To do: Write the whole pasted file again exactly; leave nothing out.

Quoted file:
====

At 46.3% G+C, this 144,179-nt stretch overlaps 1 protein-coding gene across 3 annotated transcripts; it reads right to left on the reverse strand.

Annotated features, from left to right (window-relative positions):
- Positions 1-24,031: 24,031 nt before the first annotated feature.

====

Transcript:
At 46.3% G+C, this 144,179-nt stretch overlaps 1 protein-coding gene across 3 annotated transcripts; it reads right to left on the reverse strand.

Annotated features, from left to right (window-relative positions):
- Positions 1-24,031: 24,031 nt before the first annotated feature.